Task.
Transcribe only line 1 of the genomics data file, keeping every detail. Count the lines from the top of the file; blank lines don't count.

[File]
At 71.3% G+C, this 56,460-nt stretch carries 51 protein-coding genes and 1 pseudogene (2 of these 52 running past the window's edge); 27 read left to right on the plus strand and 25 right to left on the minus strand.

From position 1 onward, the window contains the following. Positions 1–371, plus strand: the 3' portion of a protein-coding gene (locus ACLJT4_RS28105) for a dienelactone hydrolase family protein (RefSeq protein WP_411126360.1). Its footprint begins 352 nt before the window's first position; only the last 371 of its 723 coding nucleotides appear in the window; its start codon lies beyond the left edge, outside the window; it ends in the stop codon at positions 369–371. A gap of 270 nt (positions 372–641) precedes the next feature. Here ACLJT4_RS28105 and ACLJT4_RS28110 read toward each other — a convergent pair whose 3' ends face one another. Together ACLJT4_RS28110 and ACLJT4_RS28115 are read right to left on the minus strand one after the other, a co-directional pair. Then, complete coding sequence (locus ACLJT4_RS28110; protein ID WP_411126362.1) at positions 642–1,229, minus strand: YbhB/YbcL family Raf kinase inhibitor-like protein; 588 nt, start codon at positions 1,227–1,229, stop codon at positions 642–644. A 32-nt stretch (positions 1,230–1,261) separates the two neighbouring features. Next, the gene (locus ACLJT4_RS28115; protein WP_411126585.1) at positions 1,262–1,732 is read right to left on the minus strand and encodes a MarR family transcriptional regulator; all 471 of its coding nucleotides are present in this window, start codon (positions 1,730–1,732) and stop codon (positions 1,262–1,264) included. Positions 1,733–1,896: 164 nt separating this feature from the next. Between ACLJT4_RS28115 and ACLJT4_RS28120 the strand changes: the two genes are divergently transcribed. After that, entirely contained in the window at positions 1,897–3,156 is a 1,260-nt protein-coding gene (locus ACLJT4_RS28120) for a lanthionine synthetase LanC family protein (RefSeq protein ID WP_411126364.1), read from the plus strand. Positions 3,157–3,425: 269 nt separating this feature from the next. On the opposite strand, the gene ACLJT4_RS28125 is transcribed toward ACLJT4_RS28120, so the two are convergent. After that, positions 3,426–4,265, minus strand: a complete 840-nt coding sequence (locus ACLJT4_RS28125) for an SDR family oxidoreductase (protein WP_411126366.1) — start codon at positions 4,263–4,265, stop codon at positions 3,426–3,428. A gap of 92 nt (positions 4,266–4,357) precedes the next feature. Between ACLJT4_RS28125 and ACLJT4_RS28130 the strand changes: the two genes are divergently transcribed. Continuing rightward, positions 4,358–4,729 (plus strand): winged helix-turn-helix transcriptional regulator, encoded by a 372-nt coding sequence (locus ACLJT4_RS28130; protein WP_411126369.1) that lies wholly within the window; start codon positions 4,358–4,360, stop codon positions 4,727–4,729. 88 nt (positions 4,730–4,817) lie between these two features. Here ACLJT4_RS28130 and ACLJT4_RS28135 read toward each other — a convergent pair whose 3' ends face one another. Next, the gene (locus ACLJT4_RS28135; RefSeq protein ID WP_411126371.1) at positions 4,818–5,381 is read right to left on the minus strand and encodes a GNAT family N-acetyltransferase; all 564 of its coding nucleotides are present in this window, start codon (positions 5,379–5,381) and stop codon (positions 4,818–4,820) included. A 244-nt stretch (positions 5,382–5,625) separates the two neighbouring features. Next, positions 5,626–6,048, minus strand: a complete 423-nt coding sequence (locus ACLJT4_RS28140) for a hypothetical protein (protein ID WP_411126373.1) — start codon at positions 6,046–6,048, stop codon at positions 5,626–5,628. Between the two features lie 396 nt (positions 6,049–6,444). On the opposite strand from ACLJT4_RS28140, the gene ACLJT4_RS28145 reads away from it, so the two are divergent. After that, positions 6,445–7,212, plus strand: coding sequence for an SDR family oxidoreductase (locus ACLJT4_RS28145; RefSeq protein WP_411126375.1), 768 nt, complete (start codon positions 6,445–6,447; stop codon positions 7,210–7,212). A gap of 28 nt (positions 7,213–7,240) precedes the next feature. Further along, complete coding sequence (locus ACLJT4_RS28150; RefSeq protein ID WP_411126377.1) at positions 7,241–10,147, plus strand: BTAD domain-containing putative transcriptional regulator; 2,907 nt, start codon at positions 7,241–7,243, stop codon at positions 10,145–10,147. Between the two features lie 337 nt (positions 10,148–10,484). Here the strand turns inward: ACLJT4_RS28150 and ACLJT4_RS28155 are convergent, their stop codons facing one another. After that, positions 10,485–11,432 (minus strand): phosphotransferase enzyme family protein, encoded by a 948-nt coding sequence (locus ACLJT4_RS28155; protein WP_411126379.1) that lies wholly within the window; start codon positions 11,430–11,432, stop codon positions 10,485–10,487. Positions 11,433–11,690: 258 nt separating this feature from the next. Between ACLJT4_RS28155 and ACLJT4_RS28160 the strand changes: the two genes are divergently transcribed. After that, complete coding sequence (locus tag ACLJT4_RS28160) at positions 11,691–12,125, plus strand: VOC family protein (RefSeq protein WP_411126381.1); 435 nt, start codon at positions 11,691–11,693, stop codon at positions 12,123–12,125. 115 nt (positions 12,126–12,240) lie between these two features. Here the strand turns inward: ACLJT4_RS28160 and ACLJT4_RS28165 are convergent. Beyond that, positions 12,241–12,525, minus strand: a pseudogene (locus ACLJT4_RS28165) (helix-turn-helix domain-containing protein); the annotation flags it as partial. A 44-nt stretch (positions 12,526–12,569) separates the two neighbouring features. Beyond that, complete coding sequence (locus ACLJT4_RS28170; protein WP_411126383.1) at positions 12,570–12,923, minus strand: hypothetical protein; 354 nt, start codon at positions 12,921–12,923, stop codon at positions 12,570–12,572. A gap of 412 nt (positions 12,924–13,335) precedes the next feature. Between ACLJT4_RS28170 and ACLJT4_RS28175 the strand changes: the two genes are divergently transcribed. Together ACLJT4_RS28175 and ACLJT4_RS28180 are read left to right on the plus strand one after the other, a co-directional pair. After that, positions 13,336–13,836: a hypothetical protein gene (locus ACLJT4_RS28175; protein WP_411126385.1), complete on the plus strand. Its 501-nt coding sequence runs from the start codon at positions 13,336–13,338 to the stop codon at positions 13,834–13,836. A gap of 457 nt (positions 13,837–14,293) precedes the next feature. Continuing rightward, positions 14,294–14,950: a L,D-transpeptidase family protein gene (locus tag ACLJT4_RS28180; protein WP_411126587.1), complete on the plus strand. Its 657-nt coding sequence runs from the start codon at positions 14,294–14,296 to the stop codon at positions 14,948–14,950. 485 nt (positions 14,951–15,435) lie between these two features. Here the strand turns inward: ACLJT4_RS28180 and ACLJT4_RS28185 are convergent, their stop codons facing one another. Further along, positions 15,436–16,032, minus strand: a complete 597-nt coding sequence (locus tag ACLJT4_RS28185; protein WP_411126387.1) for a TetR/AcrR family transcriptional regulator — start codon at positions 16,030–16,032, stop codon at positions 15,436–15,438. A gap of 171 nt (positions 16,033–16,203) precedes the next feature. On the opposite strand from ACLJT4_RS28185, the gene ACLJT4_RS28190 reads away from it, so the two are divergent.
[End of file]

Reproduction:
At 71.3% G+C, this 56,460-nt stretch carries 51 protein-coding genes and 1 pseudogene (2 of these 52 running past the window's edge); 27 read left to right on the plus strand and 25 right to left on the minus strand.